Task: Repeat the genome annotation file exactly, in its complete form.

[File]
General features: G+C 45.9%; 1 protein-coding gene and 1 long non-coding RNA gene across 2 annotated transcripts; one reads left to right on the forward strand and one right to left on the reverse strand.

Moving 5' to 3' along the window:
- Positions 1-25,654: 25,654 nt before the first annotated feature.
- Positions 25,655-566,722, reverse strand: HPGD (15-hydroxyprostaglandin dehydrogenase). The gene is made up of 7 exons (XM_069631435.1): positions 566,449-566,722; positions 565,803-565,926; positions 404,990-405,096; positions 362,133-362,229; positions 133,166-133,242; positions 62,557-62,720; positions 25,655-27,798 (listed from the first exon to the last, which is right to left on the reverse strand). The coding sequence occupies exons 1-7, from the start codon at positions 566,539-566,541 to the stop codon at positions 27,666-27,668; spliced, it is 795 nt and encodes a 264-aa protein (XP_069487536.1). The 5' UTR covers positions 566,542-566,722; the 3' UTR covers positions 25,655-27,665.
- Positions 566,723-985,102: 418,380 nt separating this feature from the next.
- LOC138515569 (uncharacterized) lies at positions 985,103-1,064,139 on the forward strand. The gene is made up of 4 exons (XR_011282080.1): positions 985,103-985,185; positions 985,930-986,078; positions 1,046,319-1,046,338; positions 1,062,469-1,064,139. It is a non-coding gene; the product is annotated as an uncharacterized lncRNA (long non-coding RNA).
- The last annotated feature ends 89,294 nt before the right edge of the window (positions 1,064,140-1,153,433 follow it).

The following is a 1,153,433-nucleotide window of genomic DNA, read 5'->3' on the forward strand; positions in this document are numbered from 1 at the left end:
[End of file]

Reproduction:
General features: G+C 45.9%; 1 protein-coding gene and 1 long non-coding RNA gene across 2 annotated transcripts; one reads left to right on the forward strand and one right to left on the reverse strand.

Moving 5' to 3' along the window:
- Positions 1-25,654: 25,654 nt before the first annotated feature.
- Positions 25,655-566,722, reverse strand: HPGD (15-hydroxyprostaglandin dehydrogenase). The gene is made up of 7 exons (XM_069631435.1): positions 566,449-566,722; positions 565,803-565,926; positions 404,990-405,096; positions 362,133-362,229; positions 133,166-133,242; positions 62,557-62,720; positions 25,655-27,798 (listed from the first exon to the last, which is right to left on the reverse strand). The coding sequence occupies exons 1-7, from the start codon at positions 566,539-566,541 to the stop codon at positions 27,666-27,668; spliced, it is 795 nt and encodes a 264-aa protein (XP_069487536.1). The 5' UTR covers positions 566,542-566,722; the 3' UTR covers positions 25,655-27,665.
- Positions 566,723-985,102: 418,380 nt separating this feature from the next.
- LOC138515569 (uncharacterized) lies at positions 985,103-1,064,139 on the forward strand. The gene is made up of 4 exons (XR_011282080.1): positions 985,103-985,185; positions 985,930-986,078; positions 1,046,319-1,046,338; positions 1,062,469-1,064,139. It is a non-coding gene; the product is annotated as an uncharacterized lncRNA (long non-coding RNA).
- The last annotated feature ends 89,294 nt before the right edge of the window (positions 1,064,140-1,153,433 follow it).

The following is a 1,153,433-nucleotide window of genomic DNA, read 5'->3' on the forward strand; positions in this document are numbered from 1 at the left end: